Friday, January 21, 2011

If You Still Can’t Discipline Yourself After Reading This Article, I Swear to God I’m Going to Scream

Life is not a Nike commercial.

Being told to “just do it” is not enough.

If it was, you would have “just done it” by now.

BURN THIS INTO YOUR MIND: Self-discipline requires hard and consistent mental, physical and emotional labor.

It is not the path of convenience.
It is not a glamorous way of living and working.
It is not something most people are going notice about you.

But.

As I learned from self-discipline strategist Rory Vaden, “Those who learn to deal with discipline gently and persistently (eventually) flip a switch that they can never turn off.”

And that’s when discipline turns into freedom.

Let’s explore a list of strategies to help you sink into self-discipline:
1. Commitment is the offspring of values. If you can’t discipline yourself to do something every day, there’s only one explanation: It’s simply not that important to you.

People always make time – not find time, but make time – for what matters to them. That’s how commitment works: It deletes distraction. It makes you wake up early. It turns habits into non-negotiables. When you’re committed, you drop everything and get to work. Every day.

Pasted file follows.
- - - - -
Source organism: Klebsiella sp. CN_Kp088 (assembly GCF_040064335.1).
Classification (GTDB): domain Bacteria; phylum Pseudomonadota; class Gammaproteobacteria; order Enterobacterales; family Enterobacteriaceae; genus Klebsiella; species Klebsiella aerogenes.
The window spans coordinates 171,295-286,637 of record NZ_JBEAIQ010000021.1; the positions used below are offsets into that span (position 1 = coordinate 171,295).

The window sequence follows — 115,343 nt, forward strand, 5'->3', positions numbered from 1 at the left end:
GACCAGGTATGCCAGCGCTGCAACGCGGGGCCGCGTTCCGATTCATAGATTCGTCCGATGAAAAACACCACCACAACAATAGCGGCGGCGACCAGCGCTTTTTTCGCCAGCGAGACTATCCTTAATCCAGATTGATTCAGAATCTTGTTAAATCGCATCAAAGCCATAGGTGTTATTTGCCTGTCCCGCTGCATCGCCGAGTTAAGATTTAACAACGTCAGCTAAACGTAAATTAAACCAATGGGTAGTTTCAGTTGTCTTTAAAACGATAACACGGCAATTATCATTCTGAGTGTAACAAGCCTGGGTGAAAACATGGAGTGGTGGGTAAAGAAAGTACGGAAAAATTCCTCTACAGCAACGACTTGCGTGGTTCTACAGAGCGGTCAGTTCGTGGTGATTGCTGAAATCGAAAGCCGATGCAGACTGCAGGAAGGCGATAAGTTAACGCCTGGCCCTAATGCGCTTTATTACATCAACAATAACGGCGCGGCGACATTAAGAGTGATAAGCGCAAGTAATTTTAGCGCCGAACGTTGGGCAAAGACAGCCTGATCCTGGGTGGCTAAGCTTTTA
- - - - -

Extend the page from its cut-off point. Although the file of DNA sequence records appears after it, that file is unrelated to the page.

The hard part is telling the truth about your current level of commitment. And if you’re having trouble with that, here’s an exercise you might try: Write down a list of the five things you’re most committed to. Then open your calendar. See if your life agrees.

If you’re not happy with the result, either find something else that is important to you and commit to that, or take the current thing that isn’t important to you and reframe it as – or reconnect it with – something else that is. How will you use commitment to open the door to discipline?

2. Bait multiple hooks. If you inherited five million dollars tomorrow, would you invest all of it in one stock? Of course not. You’d diversify it across several accounts. That way your portfolio would have a stronger foundation, making it less vulnerable to external conditions.

This same principle applies to creative professionals who have trouble disciplining themselves. Personally, I’m always working on about fifty things at once. Because in my experience, attacking multiple projects simultaneously has several advantages.

First, it prevents burnout. That’s what happens when your creative efforts are more diversely deployed: You don’t give yourself the chance to get sick of something and abandon it.

Second, by varying your creative endeavors, you establish thought bridges, subconscious connections and unexpected integrations between seemingly unrelated ideas. And as a result, you start to notice natural relationships and structures in your work you never would have seen by working on a single project.

Ultimately, this approach relaxes the process and helps contribute to greater consistency in your body of work. Are you willing to allocate your creativity attention to multiple endeavors?

3. Build a portable creative environment. A real artist can be creative any time, any place, with any tools. That’s the mark of a master: She shapes her immediate surroundings to feel in harmony with the small slice of the universe in which she finds herself.